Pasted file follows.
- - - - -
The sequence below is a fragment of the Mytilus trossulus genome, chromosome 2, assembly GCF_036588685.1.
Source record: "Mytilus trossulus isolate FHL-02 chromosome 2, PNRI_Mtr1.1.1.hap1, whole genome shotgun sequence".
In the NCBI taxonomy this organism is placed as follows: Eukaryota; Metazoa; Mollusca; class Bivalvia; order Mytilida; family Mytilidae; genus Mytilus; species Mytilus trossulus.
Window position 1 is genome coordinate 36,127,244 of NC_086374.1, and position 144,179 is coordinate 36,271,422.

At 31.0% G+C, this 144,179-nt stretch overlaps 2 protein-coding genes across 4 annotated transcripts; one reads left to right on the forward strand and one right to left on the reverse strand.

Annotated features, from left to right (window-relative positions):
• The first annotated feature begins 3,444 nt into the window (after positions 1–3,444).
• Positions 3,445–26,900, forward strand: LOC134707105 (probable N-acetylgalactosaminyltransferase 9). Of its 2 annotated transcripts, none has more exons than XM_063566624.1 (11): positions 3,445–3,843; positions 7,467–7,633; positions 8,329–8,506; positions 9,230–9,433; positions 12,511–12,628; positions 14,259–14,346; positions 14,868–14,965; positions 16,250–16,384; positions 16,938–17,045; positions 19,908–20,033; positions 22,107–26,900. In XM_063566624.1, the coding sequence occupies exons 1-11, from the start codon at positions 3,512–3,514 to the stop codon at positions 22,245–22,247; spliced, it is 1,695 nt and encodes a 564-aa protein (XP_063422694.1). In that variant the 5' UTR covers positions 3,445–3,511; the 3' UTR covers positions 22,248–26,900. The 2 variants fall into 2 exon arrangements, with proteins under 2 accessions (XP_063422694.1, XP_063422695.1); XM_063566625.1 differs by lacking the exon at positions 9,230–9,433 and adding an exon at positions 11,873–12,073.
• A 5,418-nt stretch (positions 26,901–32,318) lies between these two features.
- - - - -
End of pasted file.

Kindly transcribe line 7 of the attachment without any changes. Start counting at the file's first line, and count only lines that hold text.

• The first annotated feature begins 3,444 nt into the window (after positions 1–3,444).